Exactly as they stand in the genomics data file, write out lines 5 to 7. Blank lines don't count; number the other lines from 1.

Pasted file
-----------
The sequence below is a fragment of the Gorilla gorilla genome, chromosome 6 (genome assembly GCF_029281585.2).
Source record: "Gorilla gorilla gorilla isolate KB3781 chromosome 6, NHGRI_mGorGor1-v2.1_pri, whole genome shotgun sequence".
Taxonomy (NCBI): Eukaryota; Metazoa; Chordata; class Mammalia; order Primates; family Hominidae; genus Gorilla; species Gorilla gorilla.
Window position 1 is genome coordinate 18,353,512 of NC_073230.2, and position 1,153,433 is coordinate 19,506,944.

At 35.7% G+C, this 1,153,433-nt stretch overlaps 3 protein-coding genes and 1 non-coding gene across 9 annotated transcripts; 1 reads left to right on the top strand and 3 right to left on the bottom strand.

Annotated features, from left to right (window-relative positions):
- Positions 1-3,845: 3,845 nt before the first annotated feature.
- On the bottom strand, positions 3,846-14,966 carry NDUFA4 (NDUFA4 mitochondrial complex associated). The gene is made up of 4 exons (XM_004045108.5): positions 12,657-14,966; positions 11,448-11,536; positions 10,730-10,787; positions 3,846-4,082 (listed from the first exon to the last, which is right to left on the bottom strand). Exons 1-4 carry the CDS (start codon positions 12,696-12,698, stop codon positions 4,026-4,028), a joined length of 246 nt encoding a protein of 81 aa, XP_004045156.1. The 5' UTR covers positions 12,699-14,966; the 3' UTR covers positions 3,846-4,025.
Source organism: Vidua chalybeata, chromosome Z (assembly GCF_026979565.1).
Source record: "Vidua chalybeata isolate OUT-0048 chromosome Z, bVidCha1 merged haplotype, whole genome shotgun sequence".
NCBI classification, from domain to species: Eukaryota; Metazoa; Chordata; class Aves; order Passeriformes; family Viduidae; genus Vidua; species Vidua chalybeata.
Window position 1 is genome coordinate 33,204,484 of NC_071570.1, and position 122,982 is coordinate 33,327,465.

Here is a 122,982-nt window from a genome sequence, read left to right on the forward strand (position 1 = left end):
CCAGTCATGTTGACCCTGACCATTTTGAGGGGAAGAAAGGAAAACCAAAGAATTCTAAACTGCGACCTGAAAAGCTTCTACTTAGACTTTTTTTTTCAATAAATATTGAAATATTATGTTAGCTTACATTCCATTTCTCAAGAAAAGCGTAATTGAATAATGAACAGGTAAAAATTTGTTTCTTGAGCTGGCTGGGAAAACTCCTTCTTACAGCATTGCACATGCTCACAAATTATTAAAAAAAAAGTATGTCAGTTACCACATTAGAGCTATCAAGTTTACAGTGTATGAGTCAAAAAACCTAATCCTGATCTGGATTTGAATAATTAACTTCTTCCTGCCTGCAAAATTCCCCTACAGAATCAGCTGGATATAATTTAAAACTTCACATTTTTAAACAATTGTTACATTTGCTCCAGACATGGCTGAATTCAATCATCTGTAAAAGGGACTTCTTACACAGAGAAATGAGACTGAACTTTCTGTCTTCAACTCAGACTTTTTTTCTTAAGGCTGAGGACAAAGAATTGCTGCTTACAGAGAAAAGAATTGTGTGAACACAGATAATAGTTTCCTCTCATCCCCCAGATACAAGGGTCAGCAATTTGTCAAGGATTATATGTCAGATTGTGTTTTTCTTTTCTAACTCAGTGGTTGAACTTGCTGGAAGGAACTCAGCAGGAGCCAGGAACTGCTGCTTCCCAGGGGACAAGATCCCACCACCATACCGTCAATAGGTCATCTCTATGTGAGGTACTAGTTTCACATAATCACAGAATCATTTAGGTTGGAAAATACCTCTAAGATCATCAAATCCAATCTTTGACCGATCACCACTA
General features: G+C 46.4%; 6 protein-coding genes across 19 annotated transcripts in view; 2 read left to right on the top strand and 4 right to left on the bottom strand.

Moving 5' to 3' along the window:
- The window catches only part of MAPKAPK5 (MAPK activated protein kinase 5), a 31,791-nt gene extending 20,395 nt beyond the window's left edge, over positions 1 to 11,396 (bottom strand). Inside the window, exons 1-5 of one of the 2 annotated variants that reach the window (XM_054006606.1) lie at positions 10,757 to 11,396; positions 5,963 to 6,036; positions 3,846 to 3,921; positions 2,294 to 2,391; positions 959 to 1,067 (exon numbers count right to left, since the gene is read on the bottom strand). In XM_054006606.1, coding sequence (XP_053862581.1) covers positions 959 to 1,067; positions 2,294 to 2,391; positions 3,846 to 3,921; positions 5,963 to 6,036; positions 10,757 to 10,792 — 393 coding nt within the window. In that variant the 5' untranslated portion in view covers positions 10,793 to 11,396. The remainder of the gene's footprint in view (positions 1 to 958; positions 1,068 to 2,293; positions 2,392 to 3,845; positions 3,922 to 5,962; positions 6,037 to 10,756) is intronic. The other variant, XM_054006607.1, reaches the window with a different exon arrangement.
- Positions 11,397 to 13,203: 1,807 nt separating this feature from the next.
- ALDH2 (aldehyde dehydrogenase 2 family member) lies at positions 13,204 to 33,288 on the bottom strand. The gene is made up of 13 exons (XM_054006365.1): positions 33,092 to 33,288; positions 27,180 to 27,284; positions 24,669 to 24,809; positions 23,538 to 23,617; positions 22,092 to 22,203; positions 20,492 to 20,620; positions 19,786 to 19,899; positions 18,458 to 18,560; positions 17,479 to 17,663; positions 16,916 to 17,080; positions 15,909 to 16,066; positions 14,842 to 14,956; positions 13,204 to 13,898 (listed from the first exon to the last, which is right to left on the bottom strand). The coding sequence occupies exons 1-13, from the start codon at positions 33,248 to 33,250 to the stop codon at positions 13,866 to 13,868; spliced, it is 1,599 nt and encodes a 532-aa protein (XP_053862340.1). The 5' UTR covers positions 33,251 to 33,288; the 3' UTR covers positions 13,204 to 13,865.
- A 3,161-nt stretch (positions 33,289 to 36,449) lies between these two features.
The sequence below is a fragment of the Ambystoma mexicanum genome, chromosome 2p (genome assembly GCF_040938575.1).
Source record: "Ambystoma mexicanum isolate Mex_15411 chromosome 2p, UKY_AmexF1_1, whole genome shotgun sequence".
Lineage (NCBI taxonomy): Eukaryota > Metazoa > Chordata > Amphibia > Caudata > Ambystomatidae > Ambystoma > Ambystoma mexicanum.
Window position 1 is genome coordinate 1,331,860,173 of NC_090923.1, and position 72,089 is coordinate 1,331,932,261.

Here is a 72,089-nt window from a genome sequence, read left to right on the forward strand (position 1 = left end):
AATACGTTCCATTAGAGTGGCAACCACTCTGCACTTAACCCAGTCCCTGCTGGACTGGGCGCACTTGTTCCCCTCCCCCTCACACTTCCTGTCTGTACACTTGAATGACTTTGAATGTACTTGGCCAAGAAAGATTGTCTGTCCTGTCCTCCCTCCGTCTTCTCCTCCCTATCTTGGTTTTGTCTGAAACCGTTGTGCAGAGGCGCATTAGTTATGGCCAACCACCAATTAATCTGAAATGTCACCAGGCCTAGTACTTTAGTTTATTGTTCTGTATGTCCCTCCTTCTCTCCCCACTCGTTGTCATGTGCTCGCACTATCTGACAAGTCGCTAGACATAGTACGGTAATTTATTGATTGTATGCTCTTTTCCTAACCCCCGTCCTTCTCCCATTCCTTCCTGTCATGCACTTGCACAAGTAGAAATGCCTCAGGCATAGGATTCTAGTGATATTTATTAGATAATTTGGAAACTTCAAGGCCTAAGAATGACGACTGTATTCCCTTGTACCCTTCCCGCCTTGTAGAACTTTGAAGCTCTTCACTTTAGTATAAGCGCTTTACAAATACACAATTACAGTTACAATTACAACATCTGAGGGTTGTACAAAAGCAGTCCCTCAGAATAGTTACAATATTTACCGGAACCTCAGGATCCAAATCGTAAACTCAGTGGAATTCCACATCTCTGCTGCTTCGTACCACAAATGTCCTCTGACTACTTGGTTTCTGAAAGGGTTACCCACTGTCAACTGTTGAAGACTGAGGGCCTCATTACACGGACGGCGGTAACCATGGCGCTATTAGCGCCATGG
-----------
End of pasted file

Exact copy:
At 35.7% G+C, this 1,153,433-nt stretch overlaps 3 protein-coding genes and 1 non-coding gene across 9 annotated transcripts; 1 reads left to right on the top strand and 3 right to left on the bottom strand.

Annotated features, from left to right (window-relative positions):
- Positions 1-3,845: 3,845 nt before the first annotated feature.